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With rpm -qV openssh-server I will get a list of files that have changed compared to default.

~$ rpm -qV openssh-server
S.?....T.  c /etc/ssh/sshd_config
~$ 

Can dpkg on Ubuntu do the same?

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4 Answers 4

up vote 13 down vote accepted

I don't thinks so, in Ubuntu md5 checksums are only stored for certain files. For any given package the list of files that have checksums can be found in

/var/lib/dpkg/info/<package>.md5sums

e.g

/var/lib/dpkg/info/openssh-server.md5sums

These generally don't contain a complete list of the files that have been installed by a package e.g. openssh-server.md5sums

bb5096cf79a43b479a179c770eae86d8  usr/lib/openssh/sftp-server
42da5b1c2de18ec8ef4f20079a601f28  usr/sbin/sshd
8c5592e0d522fa0f8f55f3c104479ef5  usr/share/lintian/overrides/openssh-server
cfcb67f58bcd1edcaa5a770863e49304  usr/share/man/man5/sshd_config.5.gz
71a51cbb514da3044b277e05a3ceaf0b  usr/share/man/man8/sshd.8.gz
222d4da61fcb3c65b4e6e83944752f20  usr/share/man/man8/sftp-server.8.gz

You can use the debsums command (sudo apt-get install debsums) to check the files that have md5 signatures

debsums openssh-server
/usr/lib/openssh/sftp-server                                                  OK
/usr/sbin/sshd                                                                OK
/usr/share/lintian/overrides/openssh-server                                   OK
/usr/share/man/man5/sshd_config.5.gz                                          OK
/usr/share/man/man8/sshd.8.gz                                                 OK
/usr/share/man/man8/sftp-server.8.gz                                          OK
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The md5sums omit config files ( ones in /etc ) because you are expected to change those. –  psusi Oct 18 '11 at 16:06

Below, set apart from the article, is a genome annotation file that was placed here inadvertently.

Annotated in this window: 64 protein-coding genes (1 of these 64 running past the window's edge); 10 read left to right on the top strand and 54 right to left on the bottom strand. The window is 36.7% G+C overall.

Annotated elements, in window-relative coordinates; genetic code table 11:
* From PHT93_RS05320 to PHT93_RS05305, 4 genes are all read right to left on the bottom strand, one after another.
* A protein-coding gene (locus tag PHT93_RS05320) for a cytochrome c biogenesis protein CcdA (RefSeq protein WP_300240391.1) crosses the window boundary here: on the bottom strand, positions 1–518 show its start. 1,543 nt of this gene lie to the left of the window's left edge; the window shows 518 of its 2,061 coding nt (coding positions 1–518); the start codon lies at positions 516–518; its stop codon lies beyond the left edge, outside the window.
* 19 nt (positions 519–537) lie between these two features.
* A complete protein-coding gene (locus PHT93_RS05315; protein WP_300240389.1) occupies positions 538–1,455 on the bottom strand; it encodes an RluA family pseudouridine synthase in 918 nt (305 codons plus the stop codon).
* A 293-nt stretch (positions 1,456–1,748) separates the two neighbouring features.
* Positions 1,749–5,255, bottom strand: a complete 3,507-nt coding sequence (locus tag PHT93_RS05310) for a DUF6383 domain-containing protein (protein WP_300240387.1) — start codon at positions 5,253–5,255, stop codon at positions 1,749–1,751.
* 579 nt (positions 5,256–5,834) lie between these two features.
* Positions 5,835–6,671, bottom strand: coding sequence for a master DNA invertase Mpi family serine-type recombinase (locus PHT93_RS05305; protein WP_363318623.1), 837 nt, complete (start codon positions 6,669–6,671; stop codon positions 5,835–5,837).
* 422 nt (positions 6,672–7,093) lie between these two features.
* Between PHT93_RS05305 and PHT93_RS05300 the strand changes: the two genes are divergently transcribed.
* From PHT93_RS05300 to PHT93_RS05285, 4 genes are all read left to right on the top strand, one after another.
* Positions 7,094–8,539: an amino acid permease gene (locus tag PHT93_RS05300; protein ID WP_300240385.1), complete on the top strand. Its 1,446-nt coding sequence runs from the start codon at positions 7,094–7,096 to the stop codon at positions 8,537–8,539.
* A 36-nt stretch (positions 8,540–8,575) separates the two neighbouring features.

Yes, the file /etc/ssh/sshd_config for example is generated by a script. Under CentOS though the default config files do have md5sums. –  Iain Oct 18 '11 at 16:49

As in dpkg/1.17.2, it implements --verify option, according to this debian bug report.

Note this is a relatively new change to dpkg. Date: Thu, 05 Dec 2013 04:56:31 +0100 line in the dpkg v1.17.2 package shows this.

Here is a brief description of --verify action quoted from the man page of dpkg.

   -V, --verify [package-name...]
          Verifies  the integrity of package-name or all packages if omit‐
          ted, by comparing information from the installed paths with  the
          database metadata.

          The output format is selectable with the --verify-format option,
          which by default uses the rpm format, but that might  change  in
          the  future,  and  as  such programs parsing this command output
          should be explicit about the format they expect.

So you may just use similar syntax as in yum to perform verifications, and get results in rpm format. For example:

dpkg --verify openssh-server

or just use dpkg --verify to verify every single packge installed on you system.


P.S.

Running, say dpkg --verify bash, on my machine gave me something like this. (I'm running dpkg/1.17.5)

??5?????? c /etc/bash.bashrc
??5?????? c /etc/skel/.bashrc

It seems that .deb packages only contain md5sums metadata for verification.

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There is tool debsums you can check out.

# apt-cache search debsums
debsums - tool for verification of installed package files against MD5 checksums
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Normally I have a list of files that I want to verify.
So here's a simple bash alias that does more or less what you want:

dpkg-verify() {
    exitcode=0
    for file in $*; do
        pkg=`dpkg -S "$file" | cut -d: -f 1`
        hashfile="/var/lib/dpkg/info/$pkg.md5sums"
        if [ -s "$hashfile" ]; then
            rfile=`echo "$file" | cut -d/ -f 2-`
            phash=`grep -E "$rfile\$" "$hashfile" | cut -d\  -f 1`
            hash=`md5sum "$file" | cut -d\  -f 1`
            if [ "$hash" = "$phash" ]; then
                echo "$file: ok"
            else
                echo "$file: CHANGED"
                exitcode=1
            fi
        else
            echo "$file: UNKNOWN"
            exitcode=1
        fi
    done
    return $exitcode
}

Use like this:

dpkg-verify /bin/ls /usr/bin/ld

Output on my environment:

/bin/ls: ok
/usr/bin/ld: UNKNOWN

Of course, it should be fairly simple to write a similar alias/script to check the files from a specific package.

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